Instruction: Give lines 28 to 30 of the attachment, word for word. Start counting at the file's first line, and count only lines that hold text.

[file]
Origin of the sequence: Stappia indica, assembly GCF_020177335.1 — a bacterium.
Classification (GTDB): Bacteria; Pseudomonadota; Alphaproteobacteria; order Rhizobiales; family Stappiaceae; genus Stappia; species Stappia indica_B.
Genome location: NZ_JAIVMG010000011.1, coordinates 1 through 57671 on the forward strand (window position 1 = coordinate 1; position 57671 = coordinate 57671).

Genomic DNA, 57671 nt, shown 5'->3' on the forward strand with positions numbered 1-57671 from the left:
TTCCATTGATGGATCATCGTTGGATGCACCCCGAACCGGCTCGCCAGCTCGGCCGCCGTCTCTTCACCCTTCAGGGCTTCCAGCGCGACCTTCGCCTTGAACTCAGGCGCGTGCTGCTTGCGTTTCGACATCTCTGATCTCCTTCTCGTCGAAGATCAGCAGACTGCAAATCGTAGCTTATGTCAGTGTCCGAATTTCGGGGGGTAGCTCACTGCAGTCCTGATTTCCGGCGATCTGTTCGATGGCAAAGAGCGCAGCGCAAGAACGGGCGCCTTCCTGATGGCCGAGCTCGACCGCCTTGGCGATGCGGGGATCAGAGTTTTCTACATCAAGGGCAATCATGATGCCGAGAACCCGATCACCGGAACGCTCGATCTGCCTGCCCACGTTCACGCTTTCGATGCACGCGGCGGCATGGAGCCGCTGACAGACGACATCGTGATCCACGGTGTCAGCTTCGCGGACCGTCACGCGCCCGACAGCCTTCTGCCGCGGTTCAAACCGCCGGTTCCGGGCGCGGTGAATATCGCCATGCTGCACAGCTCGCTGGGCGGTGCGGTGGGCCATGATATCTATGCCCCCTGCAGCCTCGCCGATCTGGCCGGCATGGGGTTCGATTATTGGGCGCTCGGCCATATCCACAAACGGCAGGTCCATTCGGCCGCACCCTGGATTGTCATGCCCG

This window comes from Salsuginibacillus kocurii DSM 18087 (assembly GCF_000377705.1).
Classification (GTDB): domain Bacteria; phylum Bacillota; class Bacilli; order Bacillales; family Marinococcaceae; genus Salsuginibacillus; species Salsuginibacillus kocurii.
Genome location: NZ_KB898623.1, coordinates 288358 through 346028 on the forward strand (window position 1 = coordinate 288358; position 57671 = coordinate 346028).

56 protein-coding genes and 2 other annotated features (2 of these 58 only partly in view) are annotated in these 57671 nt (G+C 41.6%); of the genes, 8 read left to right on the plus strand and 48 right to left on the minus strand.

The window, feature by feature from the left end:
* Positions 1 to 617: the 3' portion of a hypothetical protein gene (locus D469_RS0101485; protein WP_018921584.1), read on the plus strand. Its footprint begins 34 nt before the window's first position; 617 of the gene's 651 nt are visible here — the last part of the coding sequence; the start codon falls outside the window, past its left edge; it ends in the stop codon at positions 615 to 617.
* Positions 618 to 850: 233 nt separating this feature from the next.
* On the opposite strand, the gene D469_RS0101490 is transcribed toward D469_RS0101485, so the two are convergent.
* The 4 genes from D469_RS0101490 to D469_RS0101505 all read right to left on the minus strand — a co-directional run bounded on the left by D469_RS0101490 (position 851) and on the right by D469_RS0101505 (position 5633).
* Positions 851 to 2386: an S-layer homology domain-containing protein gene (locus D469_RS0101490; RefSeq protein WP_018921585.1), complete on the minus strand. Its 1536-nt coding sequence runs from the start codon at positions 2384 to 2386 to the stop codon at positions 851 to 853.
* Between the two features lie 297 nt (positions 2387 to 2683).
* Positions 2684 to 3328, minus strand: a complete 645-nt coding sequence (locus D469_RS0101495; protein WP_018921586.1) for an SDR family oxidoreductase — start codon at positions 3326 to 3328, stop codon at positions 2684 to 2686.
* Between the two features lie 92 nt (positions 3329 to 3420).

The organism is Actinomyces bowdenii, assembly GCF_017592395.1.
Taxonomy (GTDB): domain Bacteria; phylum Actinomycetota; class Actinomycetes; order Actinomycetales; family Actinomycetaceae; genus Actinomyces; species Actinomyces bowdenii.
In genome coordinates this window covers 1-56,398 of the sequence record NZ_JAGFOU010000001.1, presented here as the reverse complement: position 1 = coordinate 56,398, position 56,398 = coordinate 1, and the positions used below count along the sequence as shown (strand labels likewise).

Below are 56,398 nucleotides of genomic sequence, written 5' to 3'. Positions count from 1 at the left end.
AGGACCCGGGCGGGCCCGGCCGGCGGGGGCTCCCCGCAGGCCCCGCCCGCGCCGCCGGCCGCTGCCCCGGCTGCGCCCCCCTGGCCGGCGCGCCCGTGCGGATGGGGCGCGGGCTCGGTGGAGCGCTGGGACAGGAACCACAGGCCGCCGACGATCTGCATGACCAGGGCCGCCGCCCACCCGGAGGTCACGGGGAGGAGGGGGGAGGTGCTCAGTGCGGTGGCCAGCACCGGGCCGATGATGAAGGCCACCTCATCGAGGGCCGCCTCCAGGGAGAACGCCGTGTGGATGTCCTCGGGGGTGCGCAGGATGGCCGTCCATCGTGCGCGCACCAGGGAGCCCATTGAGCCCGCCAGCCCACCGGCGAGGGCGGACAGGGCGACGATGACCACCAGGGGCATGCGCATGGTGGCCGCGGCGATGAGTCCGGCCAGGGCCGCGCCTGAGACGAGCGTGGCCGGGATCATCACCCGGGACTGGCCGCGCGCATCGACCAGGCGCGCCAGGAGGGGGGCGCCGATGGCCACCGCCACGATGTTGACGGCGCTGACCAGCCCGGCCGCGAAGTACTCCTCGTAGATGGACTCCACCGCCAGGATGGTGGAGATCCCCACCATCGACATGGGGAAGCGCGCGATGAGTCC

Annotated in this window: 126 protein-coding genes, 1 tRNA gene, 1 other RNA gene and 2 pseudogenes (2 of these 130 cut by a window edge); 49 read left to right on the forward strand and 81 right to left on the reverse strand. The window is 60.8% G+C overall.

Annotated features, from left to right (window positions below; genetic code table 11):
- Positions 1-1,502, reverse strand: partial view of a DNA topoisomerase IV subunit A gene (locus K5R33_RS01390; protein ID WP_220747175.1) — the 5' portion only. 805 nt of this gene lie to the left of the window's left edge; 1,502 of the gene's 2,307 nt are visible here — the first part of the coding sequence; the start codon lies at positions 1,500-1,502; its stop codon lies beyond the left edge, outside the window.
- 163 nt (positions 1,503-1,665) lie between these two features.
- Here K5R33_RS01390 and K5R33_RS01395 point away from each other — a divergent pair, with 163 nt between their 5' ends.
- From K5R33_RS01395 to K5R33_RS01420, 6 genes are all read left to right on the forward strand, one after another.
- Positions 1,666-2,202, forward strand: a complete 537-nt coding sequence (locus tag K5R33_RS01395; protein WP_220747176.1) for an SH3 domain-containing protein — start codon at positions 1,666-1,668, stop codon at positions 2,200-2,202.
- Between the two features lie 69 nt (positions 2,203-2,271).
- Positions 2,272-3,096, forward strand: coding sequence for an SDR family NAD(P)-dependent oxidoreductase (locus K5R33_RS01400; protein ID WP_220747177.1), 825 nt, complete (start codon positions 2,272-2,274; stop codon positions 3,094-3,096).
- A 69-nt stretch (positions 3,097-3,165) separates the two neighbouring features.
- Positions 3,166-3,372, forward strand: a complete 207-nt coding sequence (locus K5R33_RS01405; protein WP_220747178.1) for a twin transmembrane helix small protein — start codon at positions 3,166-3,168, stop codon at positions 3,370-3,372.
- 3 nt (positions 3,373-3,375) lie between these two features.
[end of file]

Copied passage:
- Here K5R33_RS01390 and K5R33_RS01395 point away from each other — a divergent pair, with 163 nt between their 5' ends.
- From K5R33_RS01395 to K5R33_RS01420, 6 genes are all read left to right on the forward strand, one after another.
- Positions 1,666-2,202, forward strand: a complete 537-nt coding sequence (locus tag K5R33_RS01395; protein WP_220747176.1) for an SH3 domain-containing protein — start codon at positions 1,666-1,668, stop codon at positions 2,200-2,202.